“But it is always a question whether I wish to avoid these glooms. . . These 9 weeks give one a plunge into deep waters… One goes down into the well & nothing protects one from the assault of truth.”
Completing is one’s inherent truth to living a life that is fully cognizent of one’s mortality and living it fearlessly of death or of dying in this physical body.
Dying a good death is, “… tangent to reason and consideration and is almost always… (and) seemingly best way to end (the) pain, the futility, the voices, or hopelessness… decisions about suicide are not fleeting thoughts than can be willed away in deference to the best interest of others. Suicide wells up from cumulative anguish or is hastened by impulse,” (Jamison, K.R., 1999).
This opting-out has greater permanence because Bourdain shares death with us so publically. My fascination with death and dying has to do with my own experiences of trauma, of loss, of near deaths, of seeing people die, of holding them near and dear with the death knoll morphine drip (ICU) ending the writhing pain from invasive cancers of the body, mind and spirit.
I see that blank lie in the eyes of many of my professional Peers, Colleagues, Leaders. I’ve shared drinks and listened to birds singing at 4 AM with the sun not too far on its’ way, talking smack and ingesting anything to abate my own numbness. I’ve sat in cars listening to, “… I’m ready to go” uttered a colleague who remains a national suicide prevention expert, an innovator and leader but also painfully, a survivor lover from a long gone love and it comes out barely, quietly as a whisper.
I get it. The national Peer communities direly require all supports to sustain physically, well and to grow whole. I care for longevity in sum.
The uneasiness, the disruption, the slap in your face, the quick right to the side of your cheek will make you bleed and sweat and hurt when life happens. Discern the greater good for how you live, truly. “The meanings of life aren’t inherited. What is inherited is the mandate to make meanings of life by how we live. The endings of life give life’s meanings a chance to show. The beginning of the end of our order, our way, is now in view. This isn’t punishment, any more than dying is a punishment for being born, ” (Jenkinson, S., 2017). For Bourdain, “… having a conscience (now) is a grief-soaked proposition,” and “… Dying is active. Dying is now what happens to you. Dying what is what you do. We should be able to tell the difference between dying and being killed,” (Jenkinson, S., 2018).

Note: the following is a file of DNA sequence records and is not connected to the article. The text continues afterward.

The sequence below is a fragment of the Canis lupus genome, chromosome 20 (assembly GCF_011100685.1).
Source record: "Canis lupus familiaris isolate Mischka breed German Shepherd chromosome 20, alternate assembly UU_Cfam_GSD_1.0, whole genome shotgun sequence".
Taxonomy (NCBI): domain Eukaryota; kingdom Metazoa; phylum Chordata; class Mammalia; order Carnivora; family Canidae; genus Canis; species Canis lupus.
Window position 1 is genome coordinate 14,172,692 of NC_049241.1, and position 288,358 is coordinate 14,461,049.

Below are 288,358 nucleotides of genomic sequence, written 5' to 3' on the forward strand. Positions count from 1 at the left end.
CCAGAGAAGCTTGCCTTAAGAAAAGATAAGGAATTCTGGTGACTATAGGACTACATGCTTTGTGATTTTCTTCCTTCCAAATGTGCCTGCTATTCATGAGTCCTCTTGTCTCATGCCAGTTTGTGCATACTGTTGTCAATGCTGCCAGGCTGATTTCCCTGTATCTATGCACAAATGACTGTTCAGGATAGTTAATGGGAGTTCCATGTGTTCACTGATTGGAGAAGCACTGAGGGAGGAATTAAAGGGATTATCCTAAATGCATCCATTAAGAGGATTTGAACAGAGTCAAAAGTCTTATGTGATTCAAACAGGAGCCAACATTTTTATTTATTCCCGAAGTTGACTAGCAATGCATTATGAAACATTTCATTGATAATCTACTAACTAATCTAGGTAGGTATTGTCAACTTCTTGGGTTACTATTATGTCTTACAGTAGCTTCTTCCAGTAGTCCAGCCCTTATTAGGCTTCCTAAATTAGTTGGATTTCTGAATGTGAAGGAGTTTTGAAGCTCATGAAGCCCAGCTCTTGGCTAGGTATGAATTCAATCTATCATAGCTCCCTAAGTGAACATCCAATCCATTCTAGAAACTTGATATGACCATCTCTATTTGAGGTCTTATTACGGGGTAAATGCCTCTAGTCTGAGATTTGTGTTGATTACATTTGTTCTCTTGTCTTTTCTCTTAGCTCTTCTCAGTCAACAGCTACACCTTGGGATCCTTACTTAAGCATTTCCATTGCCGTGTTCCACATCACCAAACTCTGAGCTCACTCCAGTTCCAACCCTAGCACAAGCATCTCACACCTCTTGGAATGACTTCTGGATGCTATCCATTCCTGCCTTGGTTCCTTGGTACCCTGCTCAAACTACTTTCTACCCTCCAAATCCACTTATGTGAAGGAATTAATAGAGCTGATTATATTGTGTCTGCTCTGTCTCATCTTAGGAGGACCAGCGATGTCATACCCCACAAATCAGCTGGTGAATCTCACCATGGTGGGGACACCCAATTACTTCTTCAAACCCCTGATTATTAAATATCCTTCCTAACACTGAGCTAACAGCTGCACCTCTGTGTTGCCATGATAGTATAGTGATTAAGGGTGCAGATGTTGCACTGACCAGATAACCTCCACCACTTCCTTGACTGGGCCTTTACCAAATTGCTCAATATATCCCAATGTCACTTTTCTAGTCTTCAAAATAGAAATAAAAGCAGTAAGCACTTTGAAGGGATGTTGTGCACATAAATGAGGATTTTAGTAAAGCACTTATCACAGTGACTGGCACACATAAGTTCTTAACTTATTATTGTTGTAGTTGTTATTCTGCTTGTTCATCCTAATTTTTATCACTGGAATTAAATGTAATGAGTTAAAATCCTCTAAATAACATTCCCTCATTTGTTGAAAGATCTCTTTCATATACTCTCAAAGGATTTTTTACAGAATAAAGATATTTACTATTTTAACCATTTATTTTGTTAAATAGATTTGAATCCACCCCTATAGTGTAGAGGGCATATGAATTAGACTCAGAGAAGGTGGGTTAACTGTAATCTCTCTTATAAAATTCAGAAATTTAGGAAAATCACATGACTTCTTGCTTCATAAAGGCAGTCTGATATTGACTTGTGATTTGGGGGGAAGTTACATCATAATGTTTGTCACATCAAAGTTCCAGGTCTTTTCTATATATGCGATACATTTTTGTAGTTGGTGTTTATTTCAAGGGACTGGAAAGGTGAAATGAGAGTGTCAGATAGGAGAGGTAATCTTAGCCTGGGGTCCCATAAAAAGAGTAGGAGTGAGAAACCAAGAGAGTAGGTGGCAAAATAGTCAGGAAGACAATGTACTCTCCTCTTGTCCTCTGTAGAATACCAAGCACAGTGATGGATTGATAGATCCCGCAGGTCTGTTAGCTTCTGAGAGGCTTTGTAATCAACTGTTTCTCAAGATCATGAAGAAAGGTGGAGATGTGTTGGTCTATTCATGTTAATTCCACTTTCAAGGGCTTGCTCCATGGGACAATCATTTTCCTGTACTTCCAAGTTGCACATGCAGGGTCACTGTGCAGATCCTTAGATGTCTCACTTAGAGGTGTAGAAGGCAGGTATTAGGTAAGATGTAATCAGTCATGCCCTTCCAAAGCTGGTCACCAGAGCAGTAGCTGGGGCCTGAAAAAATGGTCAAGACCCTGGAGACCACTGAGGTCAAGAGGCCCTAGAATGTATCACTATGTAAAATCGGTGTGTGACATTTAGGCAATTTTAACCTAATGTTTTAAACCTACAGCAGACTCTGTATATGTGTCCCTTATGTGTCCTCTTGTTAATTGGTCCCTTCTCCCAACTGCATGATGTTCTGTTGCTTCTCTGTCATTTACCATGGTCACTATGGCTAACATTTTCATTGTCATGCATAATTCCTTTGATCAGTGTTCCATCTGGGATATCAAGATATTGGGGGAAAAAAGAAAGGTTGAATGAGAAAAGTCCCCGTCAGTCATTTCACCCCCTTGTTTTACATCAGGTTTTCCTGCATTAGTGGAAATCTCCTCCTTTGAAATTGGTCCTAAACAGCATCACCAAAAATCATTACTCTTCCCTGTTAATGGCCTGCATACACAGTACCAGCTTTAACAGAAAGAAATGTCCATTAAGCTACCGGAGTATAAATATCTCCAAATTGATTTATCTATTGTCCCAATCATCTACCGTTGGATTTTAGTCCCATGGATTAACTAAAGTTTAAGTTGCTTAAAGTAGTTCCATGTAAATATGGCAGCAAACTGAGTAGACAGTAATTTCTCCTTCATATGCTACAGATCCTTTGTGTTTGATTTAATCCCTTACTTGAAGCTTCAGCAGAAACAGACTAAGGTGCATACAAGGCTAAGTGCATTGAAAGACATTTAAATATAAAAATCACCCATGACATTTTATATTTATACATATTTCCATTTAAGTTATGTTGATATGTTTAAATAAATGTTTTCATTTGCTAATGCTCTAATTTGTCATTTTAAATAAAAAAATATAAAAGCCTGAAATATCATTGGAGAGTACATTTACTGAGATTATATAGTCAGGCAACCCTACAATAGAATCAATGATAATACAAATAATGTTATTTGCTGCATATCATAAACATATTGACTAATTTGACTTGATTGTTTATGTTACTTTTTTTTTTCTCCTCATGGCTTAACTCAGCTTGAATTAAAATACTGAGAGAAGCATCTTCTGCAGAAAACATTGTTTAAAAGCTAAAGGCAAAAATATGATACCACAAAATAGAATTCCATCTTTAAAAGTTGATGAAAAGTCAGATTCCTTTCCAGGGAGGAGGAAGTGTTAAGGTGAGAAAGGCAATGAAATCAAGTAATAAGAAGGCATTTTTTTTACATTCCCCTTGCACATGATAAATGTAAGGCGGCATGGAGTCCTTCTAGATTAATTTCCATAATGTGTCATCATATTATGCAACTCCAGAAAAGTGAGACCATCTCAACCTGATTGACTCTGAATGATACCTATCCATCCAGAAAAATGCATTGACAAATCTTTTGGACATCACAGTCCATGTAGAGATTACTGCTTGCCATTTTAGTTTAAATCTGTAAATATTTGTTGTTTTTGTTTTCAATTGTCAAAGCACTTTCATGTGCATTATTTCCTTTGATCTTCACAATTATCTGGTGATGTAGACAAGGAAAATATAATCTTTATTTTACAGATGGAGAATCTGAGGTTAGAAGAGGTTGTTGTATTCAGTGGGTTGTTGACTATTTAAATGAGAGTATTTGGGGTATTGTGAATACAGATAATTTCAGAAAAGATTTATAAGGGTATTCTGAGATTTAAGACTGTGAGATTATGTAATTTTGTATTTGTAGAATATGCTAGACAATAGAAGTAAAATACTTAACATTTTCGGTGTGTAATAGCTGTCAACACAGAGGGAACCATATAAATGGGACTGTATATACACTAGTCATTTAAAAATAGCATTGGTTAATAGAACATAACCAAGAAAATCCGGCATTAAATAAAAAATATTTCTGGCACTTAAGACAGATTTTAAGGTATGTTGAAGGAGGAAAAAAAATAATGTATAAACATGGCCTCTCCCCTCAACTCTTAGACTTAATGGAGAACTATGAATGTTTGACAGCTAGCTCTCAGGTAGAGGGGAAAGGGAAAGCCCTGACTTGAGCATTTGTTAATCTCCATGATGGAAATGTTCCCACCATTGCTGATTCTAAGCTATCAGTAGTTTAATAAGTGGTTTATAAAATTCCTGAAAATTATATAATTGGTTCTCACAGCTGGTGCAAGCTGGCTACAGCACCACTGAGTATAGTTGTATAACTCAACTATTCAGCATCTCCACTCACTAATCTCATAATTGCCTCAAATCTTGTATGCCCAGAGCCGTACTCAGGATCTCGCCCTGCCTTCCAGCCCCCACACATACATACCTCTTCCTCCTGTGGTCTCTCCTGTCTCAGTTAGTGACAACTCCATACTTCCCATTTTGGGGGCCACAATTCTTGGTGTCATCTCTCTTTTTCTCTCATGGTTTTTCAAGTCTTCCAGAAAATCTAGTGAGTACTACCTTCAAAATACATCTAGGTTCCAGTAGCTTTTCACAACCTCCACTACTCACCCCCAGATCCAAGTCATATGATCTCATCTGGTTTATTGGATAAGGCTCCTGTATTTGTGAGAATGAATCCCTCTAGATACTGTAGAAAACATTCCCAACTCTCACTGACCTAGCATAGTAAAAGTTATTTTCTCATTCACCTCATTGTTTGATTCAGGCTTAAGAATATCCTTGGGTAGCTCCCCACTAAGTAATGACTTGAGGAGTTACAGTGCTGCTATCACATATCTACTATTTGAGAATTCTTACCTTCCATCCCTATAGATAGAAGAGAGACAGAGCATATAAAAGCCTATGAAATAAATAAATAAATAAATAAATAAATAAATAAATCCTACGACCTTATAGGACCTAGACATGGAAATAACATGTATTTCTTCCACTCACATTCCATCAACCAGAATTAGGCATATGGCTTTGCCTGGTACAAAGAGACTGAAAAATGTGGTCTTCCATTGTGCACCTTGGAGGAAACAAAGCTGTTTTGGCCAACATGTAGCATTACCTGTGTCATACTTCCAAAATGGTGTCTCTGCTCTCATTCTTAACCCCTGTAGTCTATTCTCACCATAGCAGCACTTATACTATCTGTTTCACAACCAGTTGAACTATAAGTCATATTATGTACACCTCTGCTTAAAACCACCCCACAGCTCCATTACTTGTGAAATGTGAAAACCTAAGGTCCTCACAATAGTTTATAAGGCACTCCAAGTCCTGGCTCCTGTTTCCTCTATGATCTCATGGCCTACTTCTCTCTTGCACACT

You see things which you cannot unsee. Many deaths and many times later, I remain drawn to trying to make my peace with my own death and dying, an unforeseen misnomer as I sit in my mid 50s struggling to regain ground with daily physical beat-downs in my 1st year teaching in a Title I impoverished Central Georgia high school.
We will not romanticize. We must not sentimentalize. We must see with clear and bright eyes. We must be astonished when the truth of loveliness or atrocious a reality as inevitable as our walk is quietly moving on, really.
JANE: Did I hear you say commit death?
PILKINGS: Obviously he means murder.
JANE: You mean a ritual murder?
PILKINGS: Must be. You think you’ve stamped it all out but it’s always lurking under the surface somewhere.
Wole Soyinka, Death and the king’s horseman, 1975
So it’s true, when all is said and done, grief is the price we pay for love. Sometimes you want to say, “I love you, but…”
Erich Seagal, Love Story, (1970)
Listening to others, and considering well what they say,
Pausing, searching, receiving, contemplating,
Gently, but with undeniable will, divesting myself of the holds that would hold me.
I inhale great draughts of space;
The east and the west are mine, and the north and the south are mine.